Remember when controlling objects with your mind used to be the essence of myth and science fiction? Not anymore.
Well, sort of. Nissan hasn’t achieved telekenesis here. Rather, what their recently unveiled research has achieved is a way to interpret the signals from drivers’ brains to control various aspects of a car. In Nissan’s own words, this “redefines how people interact with their cars”.
But does it? I suppose on a fundamental level, they’re right. It would be a novel approach. The company’s so-called B2V (for “brain-to-vehicle”) techonology measures our brains’ signals by virtue of specially-designed equipment and algorithms. The goal? To transform how cars are driven and integrated into future society. They’re unveiling this technology as part of Nissan Intelligent Mobility at this year’s CES expo in Las Vegas.
How does brain-to-vehicle technology work?
Nissan Executive Vice President Daniele Schillaci hits on a valid point with the trajectory of autonomous cars:
“When people think about autonomous driving, they have a very impersonal vision of the future, where humans relinquish control to the machines. Yet B2V technology does the opposite, by using signals…to make the drive even more exciting and enjoyable.”
She’s not far off the mark. If you’re a die-hard automotive enthusiast dreading the end of cars you can actually drive, like me, hers is a refreshing take on the future of automotive mobility. There are two key facets to this system: prediction and detection.
Nissan is touting this technology as a way to improve reaction times by predicting what a driver wants to do, and using assist technologies to aid in that task. For instance, if you want to put the turn signals on, this equipment interprets that and puts the signals on before you can do it yourself. Artificial intelligence can also detect driver discomfort, and adjust the driving configuration and driving style to enhance the overall driving experience.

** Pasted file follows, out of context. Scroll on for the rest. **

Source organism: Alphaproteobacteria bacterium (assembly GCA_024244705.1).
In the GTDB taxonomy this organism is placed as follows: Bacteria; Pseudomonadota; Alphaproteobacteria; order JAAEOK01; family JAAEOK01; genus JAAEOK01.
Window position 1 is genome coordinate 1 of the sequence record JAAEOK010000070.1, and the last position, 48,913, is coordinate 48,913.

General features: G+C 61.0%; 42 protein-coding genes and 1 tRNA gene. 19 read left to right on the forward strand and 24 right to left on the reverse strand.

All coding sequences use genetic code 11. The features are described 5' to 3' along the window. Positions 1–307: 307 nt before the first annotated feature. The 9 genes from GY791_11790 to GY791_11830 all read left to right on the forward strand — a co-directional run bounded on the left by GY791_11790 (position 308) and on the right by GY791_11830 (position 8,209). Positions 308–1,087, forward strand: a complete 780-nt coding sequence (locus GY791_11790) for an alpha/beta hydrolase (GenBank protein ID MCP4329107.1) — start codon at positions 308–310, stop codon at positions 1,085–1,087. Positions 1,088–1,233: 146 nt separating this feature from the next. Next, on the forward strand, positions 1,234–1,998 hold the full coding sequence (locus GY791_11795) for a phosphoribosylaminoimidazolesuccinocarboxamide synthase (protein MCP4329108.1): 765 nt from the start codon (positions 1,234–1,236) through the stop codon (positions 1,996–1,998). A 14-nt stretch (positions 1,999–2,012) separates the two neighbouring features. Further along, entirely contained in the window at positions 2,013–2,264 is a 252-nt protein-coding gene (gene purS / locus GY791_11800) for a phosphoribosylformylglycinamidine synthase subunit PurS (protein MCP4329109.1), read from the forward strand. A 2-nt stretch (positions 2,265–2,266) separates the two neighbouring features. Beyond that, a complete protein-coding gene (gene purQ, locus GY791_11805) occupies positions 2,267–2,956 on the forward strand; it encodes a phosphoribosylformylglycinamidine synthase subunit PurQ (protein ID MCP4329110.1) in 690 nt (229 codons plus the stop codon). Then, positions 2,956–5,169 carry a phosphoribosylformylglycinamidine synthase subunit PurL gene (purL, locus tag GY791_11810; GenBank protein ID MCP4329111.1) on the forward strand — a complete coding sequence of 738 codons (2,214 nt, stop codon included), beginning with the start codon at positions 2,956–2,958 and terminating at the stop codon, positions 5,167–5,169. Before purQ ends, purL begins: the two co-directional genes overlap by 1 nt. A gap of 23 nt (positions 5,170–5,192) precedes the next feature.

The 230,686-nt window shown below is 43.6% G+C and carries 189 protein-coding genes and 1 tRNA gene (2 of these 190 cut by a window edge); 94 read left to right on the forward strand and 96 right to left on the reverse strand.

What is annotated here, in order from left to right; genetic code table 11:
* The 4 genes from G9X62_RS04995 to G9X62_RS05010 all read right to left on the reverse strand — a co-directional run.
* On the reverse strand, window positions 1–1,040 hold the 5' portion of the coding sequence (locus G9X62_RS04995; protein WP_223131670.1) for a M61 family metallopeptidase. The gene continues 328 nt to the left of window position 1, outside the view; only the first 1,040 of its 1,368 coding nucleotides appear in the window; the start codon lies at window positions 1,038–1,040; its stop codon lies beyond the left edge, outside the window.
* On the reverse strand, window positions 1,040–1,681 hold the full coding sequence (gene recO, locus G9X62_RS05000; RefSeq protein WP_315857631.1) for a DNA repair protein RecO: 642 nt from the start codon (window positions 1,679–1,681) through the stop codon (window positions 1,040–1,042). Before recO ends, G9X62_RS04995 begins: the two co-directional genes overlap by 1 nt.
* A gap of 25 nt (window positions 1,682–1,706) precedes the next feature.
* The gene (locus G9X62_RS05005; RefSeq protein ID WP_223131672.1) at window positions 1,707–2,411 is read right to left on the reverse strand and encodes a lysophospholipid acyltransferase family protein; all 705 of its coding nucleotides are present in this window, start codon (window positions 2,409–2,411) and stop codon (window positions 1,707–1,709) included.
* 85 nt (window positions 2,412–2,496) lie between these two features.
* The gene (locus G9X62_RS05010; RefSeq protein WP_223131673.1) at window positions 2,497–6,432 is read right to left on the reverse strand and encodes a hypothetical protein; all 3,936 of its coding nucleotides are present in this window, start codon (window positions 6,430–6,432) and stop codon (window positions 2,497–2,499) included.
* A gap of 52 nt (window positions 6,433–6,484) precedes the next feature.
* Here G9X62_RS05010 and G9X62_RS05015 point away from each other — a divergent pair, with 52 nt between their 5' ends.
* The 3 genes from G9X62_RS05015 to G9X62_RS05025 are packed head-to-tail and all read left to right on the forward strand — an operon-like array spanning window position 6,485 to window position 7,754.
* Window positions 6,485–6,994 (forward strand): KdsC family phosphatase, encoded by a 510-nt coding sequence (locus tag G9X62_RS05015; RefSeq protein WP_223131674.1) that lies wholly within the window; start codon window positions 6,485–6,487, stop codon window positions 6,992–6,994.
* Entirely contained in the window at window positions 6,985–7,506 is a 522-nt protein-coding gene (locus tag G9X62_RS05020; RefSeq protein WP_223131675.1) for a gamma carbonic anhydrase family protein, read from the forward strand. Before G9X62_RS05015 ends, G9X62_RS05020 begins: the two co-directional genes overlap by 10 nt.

Here’s a Problem…
This isn’t truly autonomous tech, per Nissan’s own admission. Rather, it’s taking advantage of the human brain to enhance our driving ability. They’re not removing the human from the equation, so much as trying to overcome the inherent biological inhibitor that is the human body. With brain-to-vehicle technology, they’re claiming you can take actions up to 0.5 seconds faster, and those changes will be largely imperceptible.
But here’s the rub. You can take the controls out of drivers’ hands and relegate the task of driving to their brains. It won’t make any difference. Why? People will still have imperfect thoughts. In the vast, yawning chasm of our own minds, we have millions of thoughts every day. Some of those thoughts will control our muscles, which will in turn be used to move something. \
Say you think, “I really want a cup of coffee”. In the cascade of events that follows, your brain tells your muscles to get up out of your chair, move into the kitchen, and curse at your coffee machine until it brews a piping hot cup of java. All is well, until whoops! You drop the cup of coffee on the floor, shattering your mug and your hopes of drinking something that gives you the pep to make your fellow human beings more bearable.
The same philosophy applies to your morning commute. You’re going along merrily, until you go for that same cup of coffee (let’s assume you didn’t drop it this time) and fail to realize the traffic jam ahead. Your brain fails to register that you need to hit the brakes a split-second too late, and crunch! Once again, there goes your coffee and hopes of making it through the day with an undamaged car. Here’s the point – even if you use your brain to control your car, you get distracted. You (and your brain) misjudge distances. It’s just that, with the current regimen, our imperfect thoughts translate to imperfect movements. I can’t see this system solving that issue.
Literally “Using Your Brain” May Not Make You a Better Driver
There’s always the adage flying around, “use your brain”. It’s usually said right after someone monumentally screws up. Even if you literally use your brain to control your car, your brain isn’t perfect. And that’s where autonomous tech has an advantage – by taking out the human, you also eliminate human error. This system may help us think faster, but if we’re not thinking at our best, it will just make our mistakes evident that much faster. Nissan will have a simulator set up at CES to test this technology, so we can see how well it actually works. Not having tried it, I can’t attest to their algorithms’ ability to dial out human error.
What do you think of this technology? Let us know in the comments below! Check back to TFLcar.com for more news, tech views, and real-world (i.e. still perhaps not fully using our brains) reviews! Check out a video below explaining Nissan’s approach to brain-to-vehicle technology: